In addition, public investment could also result in a lower execution of expenditure. In the year to date up to September, the data point towards an execution of around 61% of what was initially budgeted. At the same time, as was the case in previous years, with the recent presentation of the draft 2019 SB, the Government has revised the estimated investment amount down by 0.2% of GDP. Specifically, compared to an initially anticipated growth in investment of 40.4% year-on-year, the Government now expects a growth of just 16.3%. One of the main reasons behind this revised figure could be the delay in the receipt of funds from the EU under the Portugal 2020 investment programme.6

On the other hand, staff costs could be higher than expected. The 2018 SB indicated an increase of 0.3%, which seemed insufficient to finance various measures relating to the civil service that were announced in the budget.7 Upon submitting the draft 2019 SB, the Government has revised its estimate for these expenditures for 2018 up to 2.6%.

What is the outlook for 2019?

On 15 October, the Government presented the draft budget for 2019. In this draft, it gives continuity to the trend observed in 2018 and to the deficit reduction, supported by a positive economic environment. In particular, with an expected GDP growth of 2.2%, the Government foresees a reduction of the deficit down to –0.2% of GDP in 2019.

On the revenue side, together with the increase in wages, the Government expects job creation (forecast to be 0.9% in 2019) to help keep the growth in social security contributions above 4.0% in 2019, a forecast that could be somewhat optimistic.8 In addition, private consumption, one of the drivers of the economy, will support the increase in indirect tax revenue. On the other hand, the growth expected in direct tax revenue could be somewhat conservative (given that the elasticities of these taxes in relation to nominal GDP growth predict a greater increase in tax revenues, in accordance with the Government’s own GDP forecasts). On the whole, according to the Government’s scenario, the tax burden is likely to remain at around 35% of GDP.9 Furthermore, the increase in dividend revenues (related to Caixa Geral de Depósitos and the Bank of Portugal) could offset the impact of the revenue reduction measures (equivalent to 0.2% of GDP). In general, therefore, the total revenues estimated by the Cabinet seem to be reasonable.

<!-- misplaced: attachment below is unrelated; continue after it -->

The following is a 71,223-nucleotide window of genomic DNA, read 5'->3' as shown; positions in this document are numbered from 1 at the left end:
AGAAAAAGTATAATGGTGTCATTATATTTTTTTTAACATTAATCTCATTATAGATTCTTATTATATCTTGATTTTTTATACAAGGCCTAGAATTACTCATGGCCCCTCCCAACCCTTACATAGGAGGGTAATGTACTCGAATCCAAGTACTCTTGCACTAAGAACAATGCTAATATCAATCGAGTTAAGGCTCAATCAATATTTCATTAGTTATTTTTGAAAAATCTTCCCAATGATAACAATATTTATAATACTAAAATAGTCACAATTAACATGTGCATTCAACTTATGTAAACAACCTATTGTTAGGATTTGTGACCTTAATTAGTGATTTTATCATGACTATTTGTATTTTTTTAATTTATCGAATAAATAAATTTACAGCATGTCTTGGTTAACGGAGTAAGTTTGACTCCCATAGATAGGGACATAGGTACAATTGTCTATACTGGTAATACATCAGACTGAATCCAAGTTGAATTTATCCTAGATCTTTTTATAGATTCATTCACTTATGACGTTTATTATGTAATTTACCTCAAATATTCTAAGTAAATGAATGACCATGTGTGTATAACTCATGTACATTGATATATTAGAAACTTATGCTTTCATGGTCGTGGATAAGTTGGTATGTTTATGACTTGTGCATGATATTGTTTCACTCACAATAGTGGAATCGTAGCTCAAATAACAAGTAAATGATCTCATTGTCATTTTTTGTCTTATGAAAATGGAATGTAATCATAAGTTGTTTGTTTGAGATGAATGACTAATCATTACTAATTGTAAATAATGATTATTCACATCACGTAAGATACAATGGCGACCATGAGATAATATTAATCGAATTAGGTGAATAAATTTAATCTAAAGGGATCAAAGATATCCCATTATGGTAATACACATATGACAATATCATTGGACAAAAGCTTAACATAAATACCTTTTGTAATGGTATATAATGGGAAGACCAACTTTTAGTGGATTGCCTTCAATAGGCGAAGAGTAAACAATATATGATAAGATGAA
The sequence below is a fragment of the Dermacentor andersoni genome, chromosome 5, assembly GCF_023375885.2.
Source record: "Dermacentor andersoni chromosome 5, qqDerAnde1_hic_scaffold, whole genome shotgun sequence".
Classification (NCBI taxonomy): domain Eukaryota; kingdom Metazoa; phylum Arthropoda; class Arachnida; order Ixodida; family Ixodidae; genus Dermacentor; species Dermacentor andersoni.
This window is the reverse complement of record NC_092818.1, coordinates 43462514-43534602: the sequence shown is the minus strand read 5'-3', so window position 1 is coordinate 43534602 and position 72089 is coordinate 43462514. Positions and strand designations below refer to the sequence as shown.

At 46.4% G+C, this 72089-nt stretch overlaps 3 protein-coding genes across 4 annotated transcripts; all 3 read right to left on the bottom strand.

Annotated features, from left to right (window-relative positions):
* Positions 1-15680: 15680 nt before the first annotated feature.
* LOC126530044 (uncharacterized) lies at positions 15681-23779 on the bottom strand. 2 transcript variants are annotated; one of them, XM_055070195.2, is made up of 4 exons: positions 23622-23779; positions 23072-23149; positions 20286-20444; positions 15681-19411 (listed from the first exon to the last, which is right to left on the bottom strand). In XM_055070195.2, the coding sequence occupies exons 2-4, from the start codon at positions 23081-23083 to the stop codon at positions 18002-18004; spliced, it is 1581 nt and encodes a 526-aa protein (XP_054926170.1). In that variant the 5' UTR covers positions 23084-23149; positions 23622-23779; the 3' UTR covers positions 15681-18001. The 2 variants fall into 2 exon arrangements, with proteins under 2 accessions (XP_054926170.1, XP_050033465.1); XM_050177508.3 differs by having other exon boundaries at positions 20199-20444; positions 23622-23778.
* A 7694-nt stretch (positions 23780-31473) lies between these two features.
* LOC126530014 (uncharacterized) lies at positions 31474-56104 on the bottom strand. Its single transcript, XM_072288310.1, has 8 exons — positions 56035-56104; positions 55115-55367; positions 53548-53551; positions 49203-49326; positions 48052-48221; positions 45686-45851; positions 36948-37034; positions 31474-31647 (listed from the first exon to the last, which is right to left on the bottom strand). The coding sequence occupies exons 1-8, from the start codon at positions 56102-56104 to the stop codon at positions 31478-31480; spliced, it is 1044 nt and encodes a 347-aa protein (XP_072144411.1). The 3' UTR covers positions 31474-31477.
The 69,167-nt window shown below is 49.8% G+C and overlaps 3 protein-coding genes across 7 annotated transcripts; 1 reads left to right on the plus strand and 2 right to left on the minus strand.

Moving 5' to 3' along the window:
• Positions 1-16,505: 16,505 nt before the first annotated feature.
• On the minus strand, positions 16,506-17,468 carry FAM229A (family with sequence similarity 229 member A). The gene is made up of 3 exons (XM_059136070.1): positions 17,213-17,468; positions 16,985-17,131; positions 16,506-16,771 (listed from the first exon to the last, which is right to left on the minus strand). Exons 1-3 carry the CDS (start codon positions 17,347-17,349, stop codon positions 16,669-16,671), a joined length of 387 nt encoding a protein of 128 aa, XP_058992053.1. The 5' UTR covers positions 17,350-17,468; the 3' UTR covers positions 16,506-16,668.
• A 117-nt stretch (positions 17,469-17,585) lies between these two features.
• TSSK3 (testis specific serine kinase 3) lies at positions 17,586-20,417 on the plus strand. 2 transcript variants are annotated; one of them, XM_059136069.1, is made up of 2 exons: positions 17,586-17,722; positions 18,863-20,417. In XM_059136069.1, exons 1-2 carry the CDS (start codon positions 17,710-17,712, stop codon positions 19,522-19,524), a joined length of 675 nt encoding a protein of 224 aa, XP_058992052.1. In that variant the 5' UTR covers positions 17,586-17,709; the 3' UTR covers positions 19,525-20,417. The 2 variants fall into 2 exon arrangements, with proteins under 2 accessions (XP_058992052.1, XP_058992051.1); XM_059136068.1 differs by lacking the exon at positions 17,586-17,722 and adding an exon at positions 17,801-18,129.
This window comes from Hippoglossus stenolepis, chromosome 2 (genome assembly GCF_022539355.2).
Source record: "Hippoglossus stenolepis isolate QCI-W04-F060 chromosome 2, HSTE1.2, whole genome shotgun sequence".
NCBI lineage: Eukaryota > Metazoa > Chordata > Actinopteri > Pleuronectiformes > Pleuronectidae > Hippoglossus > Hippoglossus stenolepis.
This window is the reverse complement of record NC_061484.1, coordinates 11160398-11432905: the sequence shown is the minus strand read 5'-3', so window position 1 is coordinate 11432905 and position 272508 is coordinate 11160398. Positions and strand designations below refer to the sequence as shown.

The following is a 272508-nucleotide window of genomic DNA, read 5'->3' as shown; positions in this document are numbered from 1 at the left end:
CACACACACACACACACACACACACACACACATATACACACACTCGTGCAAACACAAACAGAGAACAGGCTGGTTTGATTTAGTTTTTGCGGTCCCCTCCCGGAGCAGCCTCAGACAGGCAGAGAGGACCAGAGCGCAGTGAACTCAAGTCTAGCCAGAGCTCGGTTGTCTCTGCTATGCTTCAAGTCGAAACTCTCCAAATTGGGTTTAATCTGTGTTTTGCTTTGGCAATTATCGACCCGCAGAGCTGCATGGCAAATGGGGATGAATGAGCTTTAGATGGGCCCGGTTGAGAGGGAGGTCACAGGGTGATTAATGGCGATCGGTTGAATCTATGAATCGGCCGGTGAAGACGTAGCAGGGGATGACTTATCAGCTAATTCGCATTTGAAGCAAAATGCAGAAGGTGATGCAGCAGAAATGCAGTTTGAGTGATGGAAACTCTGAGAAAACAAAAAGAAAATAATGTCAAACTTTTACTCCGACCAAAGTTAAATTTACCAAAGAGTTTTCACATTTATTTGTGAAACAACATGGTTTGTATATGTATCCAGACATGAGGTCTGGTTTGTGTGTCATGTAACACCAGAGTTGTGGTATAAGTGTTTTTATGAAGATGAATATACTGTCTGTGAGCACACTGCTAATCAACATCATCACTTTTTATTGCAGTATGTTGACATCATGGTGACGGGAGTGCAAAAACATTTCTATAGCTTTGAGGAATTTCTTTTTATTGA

On the expenditure side, of particular note are the increases in staff costs and in social benefits.10 Even so, the anticipated reduction in the unemployment rate down to 6.3% in 2019 should help to mitigate this increase with a 4.3% reduction in unemployment benefits.11 However, the Government’s forecast for the unemployment rate may be optimistic (our scenario considers a smaller decrease, down to 6.6%) and, therefore, the savings on unemployment benefits could end up being lower than expected. On the other hand, expenditure on interest payments should continue to fall as a result of the low market interest rates: the Government foresees savings of 0.1% of GDP, while the implicit cost of debt12 is expected to fall to nearly 2.8%, an all-time low. Finally, the growth anticipated in public investment will be backed up by a greater execution of the structural funds associated with the Portugal 2020 programme.13